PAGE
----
Race Awareness Seminar Flips the Script

Al Vivian teaches the Race Awareness Seminar

Photo: Al Vivian teaches the Race Awareness Seminar. Photo from BASIC Diversity.

NC State hosted Al Vivian, president and CEO of BASIC Diversity, from October 9 through October 12, 2018 for two sessions of the acclaimed Race Awareness Seminar, called a “life-changing experience” and “the most effective race relations program in the nation” by participants.

The two-day workshop is intensive and immersive, with participants focusing primarily on issues of race. Associate Vice Chancellor of Academic Affairs Barry Olson says of the experience, “Odds are, are thinking that I’m enlightened to a degree, and then flips the script.”

Unlike other workshops about race, the two-day session teaches participants to be more comfortable in their discomfort. Olson states that Vivian’s method pushes participants “into the fire” to understand the multitude of rules that individuals in non-dominant racial groups must follow.

This year, employees from International Services, the College of Veterinary Medicine, NCSU Libraries and the Office for Institutional Equity and Diversity participated. Olson, who leads the initiative on campus, explains that the directive was initially housed in the provost’s office beginning in the mid-1990’s but took a hiatus from 2004 to 2014 due to budget cuts. The vice chancellor reactivated the program for DASA employees in 2015 when college campuses across North Carolina began experiencing greater tensions within their communities. Olson says that the goal for bringing back the Race Awareness Seminar is to provide a program for campus that allows employees an opportunity to be proactive and move forward.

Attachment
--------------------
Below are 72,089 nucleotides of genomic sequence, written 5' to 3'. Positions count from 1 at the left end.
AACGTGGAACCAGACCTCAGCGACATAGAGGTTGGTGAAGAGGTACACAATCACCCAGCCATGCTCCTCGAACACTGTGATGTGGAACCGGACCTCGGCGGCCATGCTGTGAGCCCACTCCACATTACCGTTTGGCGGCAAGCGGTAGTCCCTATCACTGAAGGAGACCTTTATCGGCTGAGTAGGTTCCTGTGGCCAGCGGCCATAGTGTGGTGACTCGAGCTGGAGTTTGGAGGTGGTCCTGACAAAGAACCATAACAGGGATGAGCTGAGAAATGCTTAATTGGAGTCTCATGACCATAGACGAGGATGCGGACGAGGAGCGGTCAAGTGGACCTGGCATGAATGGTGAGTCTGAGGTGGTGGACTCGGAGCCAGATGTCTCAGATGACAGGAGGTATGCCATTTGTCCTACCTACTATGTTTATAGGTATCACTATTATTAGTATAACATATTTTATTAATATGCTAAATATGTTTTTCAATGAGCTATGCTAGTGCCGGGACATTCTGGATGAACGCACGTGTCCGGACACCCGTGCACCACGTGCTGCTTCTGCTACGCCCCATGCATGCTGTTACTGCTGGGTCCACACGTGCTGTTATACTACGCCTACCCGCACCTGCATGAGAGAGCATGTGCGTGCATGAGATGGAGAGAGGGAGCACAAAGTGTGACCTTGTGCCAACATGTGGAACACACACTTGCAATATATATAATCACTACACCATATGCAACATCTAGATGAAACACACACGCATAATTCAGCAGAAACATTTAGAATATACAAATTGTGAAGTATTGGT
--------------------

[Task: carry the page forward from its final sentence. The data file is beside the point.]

While the success of the program is growing, Olson would like to see it expand further. Particularly, he would like to see the seminar include sessions for students. While Vivian’s seminar is not currently offered on a large scale, DASA does provide a series called “Engaging Conversations: Facilitating Difficult Dialogue” for student leaders by providing them with the tools to have challenging conversations.

Olson states that the current caustic political environment has escalated the importance of NC State employees being able to communicate, challenge and support each other. The Race Awareness Seminar will return again next year; in the meantime, Olson advises that we should work to recognize opportunities for change, particularly those with privilege.

Mia Thompson is the equal opportunity and equity program coordinator.